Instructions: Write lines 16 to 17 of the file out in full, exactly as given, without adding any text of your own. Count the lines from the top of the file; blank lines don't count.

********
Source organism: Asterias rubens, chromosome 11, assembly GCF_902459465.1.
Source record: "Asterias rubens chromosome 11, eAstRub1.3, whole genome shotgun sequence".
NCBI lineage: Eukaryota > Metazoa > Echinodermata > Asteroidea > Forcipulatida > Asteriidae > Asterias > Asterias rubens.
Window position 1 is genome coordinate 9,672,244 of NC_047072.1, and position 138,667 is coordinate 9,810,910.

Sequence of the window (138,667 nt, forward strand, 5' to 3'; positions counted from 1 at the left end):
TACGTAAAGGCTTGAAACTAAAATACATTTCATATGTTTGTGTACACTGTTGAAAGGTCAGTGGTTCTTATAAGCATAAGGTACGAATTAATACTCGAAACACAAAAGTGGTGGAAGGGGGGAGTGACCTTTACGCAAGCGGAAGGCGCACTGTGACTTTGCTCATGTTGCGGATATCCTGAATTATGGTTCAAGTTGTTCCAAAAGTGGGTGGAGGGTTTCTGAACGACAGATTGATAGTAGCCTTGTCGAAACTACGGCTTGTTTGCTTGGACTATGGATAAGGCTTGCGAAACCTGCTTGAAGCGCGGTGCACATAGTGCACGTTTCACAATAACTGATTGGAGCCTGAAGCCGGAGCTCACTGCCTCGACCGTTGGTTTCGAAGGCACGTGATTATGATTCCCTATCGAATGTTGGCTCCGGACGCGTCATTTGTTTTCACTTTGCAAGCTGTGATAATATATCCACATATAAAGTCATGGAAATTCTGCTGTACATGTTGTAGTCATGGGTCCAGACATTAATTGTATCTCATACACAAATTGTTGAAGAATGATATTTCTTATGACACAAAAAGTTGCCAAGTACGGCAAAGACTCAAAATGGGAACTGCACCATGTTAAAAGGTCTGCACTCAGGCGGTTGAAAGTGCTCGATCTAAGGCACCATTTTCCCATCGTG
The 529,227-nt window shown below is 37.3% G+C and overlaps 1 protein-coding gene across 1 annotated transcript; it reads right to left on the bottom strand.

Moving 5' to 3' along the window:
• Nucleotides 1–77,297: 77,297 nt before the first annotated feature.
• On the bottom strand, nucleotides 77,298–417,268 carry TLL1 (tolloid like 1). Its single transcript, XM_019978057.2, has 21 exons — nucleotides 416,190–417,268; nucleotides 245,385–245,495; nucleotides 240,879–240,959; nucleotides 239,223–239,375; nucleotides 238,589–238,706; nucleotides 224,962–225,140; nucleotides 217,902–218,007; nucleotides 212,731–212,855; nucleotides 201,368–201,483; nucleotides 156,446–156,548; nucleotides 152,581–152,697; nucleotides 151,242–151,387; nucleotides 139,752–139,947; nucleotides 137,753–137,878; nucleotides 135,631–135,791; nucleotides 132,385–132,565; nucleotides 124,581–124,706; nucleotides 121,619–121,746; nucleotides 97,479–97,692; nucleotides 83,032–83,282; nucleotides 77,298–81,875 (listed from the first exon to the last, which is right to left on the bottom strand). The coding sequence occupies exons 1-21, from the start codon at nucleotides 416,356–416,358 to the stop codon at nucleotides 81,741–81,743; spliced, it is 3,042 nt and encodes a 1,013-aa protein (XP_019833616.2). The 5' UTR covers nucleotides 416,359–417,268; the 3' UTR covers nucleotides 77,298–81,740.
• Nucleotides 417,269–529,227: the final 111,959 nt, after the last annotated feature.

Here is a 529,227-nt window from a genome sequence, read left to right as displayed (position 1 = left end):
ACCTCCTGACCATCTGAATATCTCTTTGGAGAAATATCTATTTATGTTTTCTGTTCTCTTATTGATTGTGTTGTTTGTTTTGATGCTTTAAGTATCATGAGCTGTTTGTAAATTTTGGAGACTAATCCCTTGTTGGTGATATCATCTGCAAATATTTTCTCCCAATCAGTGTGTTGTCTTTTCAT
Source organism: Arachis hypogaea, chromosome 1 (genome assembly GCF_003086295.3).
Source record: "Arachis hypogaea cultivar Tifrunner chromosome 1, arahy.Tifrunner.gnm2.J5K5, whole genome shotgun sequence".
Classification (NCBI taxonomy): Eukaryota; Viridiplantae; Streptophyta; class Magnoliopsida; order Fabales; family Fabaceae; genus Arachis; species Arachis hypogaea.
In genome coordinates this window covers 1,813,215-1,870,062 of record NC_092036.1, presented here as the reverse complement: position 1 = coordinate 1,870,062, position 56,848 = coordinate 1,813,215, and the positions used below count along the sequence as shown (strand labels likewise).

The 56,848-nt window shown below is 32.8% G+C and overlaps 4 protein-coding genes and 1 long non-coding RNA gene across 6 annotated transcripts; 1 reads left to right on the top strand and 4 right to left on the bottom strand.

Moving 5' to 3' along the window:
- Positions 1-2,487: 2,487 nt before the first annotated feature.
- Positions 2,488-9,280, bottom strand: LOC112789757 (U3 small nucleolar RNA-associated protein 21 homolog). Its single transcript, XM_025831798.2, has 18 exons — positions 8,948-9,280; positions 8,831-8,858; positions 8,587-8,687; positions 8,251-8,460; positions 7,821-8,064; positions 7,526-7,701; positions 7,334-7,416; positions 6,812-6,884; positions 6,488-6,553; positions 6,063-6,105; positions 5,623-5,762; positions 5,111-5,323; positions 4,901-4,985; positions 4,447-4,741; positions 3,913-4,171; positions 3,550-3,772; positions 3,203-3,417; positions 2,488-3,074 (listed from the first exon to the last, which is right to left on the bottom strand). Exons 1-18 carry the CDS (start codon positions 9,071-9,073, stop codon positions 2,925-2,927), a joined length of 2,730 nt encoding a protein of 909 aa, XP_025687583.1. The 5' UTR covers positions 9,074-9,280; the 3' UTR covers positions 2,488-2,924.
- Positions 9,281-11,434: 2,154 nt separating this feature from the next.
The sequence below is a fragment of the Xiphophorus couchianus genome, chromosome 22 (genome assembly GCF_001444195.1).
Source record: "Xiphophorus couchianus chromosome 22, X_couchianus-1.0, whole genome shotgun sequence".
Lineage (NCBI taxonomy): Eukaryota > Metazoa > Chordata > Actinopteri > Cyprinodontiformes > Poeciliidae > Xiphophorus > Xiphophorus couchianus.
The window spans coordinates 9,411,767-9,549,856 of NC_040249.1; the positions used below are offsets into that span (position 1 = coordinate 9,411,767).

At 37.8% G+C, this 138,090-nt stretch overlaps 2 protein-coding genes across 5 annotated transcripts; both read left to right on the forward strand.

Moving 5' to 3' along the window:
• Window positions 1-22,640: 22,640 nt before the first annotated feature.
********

Classification (NCBI taxonomy): Eukaryota; Viridiplantae; Streptophyta; class Magnoliopsida; order Fabales; family Fabaceae; genus Arachis; species Arachis hypogaea.
In genome coordinates this window covers 1,813,215-1,870,062 of record NC_092036.1, presented here as the reverse complement: position 1 = coordinate 1,870,062, position 56,848 = coordinate 1,813,215, and the positions used below count along the sequence as shown (strand labels likewise).